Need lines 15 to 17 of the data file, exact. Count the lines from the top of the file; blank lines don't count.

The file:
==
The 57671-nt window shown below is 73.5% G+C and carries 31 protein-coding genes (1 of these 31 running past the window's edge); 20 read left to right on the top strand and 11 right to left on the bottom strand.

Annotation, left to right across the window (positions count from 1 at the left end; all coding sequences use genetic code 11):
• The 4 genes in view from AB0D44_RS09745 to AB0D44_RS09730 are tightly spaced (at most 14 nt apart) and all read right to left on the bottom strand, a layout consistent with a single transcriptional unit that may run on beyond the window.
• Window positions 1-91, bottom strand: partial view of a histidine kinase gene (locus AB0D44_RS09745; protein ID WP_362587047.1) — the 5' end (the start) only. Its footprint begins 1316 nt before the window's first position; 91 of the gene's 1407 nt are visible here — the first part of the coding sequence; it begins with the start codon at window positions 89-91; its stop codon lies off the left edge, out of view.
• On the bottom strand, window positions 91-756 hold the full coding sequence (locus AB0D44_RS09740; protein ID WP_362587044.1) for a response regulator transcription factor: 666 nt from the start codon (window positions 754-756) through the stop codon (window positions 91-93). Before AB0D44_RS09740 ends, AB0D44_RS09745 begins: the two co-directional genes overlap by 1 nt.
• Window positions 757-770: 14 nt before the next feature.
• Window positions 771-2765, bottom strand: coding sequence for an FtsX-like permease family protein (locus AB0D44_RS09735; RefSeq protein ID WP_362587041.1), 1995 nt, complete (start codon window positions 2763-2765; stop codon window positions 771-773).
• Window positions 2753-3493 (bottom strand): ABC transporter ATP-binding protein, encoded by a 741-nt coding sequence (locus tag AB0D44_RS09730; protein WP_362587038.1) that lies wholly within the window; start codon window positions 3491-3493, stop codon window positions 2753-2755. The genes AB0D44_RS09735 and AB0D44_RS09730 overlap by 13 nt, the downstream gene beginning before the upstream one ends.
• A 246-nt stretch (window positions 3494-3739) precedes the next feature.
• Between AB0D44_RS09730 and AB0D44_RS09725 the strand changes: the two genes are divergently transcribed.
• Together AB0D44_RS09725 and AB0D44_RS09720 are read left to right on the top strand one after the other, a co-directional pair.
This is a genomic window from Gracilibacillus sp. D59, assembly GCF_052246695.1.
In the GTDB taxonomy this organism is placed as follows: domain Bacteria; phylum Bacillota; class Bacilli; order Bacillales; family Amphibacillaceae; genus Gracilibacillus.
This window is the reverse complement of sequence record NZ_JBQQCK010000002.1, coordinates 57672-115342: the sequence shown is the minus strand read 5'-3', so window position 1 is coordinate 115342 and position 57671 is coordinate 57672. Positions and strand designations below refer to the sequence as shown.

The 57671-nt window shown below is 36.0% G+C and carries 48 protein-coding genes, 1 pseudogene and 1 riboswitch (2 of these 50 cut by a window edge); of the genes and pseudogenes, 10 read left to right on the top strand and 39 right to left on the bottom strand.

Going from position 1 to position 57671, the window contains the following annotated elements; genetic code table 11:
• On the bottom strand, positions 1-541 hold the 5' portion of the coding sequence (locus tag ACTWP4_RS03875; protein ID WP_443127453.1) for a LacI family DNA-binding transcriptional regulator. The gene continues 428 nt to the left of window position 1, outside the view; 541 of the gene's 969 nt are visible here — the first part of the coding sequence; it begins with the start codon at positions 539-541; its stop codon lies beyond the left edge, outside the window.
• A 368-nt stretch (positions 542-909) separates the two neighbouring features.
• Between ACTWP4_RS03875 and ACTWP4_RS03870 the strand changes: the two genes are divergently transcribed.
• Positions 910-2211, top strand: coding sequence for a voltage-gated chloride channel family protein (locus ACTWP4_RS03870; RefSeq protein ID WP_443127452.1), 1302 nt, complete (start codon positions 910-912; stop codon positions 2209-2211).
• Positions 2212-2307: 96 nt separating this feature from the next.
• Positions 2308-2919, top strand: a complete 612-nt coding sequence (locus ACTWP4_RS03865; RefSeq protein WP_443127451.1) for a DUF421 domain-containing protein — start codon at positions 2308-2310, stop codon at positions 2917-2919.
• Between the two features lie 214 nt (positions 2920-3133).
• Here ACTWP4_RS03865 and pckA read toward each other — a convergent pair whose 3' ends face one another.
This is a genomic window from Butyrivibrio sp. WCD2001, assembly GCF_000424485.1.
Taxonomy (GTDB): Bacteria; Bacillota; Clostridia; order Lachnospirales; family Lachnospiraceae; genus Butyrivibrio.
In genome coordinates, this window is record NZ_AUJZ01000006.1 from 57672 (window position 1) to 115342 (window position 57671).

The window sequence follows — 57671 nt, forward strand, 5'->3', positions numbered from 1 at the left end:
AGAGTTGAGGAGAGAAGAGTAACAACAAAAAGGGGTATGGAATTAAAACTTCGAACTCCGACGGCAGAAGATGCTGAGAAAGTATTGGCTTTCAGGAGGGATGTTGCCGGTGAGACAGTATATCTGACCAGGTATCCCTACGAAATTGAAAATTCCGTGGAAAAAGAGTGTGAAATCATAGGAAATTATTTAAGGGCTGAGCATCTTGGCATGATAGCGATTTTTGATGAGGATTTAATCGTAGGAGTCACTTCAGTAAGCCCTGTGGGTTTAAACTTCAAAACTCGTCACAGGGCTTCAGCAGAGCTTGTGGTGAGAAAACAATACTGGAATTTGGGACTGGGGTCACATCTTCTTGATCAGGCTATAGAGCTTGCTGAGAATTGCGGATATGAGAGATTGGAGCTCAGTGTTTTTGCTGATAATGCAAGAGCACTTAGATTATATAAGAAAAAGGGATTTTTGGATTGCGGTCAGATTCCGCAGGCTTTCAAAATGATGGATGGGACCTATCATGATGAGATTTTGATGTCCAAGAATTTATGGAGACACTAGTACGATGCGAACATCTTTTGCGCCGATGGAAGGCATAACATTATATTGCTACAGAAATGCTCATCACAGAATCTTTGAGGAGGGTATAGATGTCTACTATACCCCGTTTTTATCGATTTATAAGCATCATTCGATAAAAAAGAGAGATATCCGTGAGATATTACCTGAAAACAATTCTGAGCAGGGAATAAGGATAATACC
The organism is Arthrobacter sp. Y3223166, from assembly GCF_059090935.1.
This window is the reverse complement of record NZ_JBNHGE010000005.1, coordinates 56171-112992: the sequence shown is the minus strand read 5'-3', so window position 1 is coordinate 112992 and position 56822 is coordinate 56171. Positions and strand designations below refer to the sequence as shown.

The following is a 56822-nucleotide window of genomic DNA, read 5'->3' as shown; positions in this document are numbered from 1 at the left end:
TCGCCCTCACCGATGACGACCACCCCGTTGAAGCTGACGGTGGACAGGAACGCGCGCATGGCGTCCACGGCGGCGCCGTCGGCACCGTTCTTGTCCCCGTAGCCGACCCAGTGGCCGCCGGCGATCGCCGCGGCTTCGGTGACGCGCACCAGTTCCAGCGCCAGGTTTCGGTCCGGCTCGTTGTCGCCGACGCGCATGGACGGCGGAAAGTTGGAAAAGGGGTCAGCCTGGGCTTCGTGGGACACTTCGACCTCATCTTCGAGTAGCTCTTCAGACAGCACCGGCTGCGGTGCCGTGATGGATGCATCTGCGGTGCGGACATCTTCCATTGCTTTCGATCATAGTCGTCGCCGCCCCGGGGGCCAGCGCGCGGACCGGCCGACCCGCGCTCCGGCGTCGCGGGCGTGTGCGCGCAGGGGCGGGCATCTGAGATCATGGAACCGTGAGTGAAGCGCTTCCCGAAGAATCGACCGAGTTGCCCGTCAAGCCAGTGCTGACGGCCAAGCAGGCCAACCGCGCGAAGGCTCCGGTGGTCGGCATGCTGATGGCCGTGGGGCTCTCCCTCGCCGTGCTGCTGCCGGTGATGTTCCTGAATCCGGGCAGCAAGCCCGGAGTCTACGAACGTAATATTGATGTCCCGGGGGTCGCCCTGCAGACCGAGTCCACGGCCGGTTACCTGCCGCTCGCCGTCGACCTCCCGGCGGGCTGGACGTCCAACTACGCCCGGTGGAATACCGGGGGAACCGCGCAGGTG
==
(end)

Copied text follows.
The 57671-nt window shown below is 36.0% G+C and carries 48 protein-coding genes, 1 pseudogene and 1 riboswitch (2 of these 50 cut by a window edge); of the genes and pseudogenes, 10 read left to right on the top strand and 39 right to left on the bottom strand.

Going from position 1 to position 57671, the window contains the following annotated elements; genetic code table 11:
• On the bottom strand, positions 1-541 hold the 5' portion of the coding sequence (locus tag ACTWP4_RS03875; protein ID WP_443127453.1) for a LacI family DNA-binding transcriptional regulator. The gene continues 428 nt to the left of window position 1, outside the view; 541 of the gene's 969 nt are visible here — the first part of the coding sequence; it begins with the start codon at positions 539-541; its stop codon lies beyond the left edge, outside the window.